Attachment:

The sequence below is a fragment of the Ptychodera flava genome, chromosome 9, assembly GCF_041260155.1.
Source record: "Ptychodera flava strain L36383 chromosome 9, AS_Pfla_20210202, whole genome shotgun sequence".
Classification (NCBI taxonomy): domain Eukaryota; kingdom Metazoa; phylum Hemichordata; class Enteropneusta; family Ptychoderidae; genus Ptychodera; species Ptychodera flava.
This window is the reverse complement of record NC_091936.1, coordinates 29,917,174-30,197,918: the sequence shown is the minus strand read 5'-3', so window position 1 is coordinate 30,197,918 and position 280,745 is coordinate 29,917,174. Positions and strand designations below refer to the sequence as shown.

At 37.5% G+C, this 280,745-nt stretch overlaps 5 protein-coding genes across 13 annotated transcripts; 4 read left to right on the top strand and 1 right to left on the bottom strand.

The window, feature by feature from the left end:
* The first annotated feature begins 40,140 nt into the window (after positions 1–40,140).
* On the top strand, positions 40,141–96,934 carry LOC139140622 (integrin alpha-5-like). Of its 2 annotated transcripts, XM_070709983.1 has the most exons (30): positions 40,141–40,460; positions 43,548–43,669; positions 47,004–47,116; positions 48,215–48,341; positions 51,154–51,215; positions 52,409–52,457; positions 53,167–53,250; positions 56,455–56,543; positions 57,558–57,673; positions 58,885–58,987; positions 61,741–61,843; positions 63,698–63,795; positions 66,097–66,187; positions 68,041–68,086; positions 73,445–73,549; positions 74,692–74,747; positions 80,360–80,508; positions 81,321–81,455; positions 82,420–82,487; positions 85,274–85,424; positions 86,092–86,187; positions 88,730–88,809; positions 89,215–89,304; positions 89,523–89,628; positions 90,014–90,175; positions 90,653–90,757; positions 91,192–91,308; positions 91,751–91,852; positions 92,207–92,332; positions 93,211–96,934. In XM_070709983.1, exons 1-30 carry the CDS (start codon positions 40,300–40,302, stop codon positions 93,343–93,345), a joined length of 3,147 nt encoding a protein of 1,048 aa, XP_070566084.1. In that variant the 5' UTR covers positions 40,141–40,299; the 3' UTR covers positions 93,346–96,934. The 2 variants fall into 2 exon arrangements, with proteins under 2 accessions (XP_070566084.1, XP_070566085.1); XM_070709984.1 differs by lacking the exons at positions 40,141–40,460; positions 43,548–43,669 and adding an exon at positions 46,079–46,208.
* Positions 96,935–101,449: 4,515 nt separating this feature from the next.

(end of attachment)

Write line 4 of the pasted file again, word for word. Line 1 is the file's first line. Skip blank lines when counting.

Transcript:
This window is the reverse complement of record NC_091936.1, coordinates 29,917,174-30,197,918: the sequence shown is the minus strand read 5'-3', so window position 1 is coordinate 30,197,918 and position 280,745 is coordinate 29,917,174. Positions and strand designations below refer to the sequence as shown.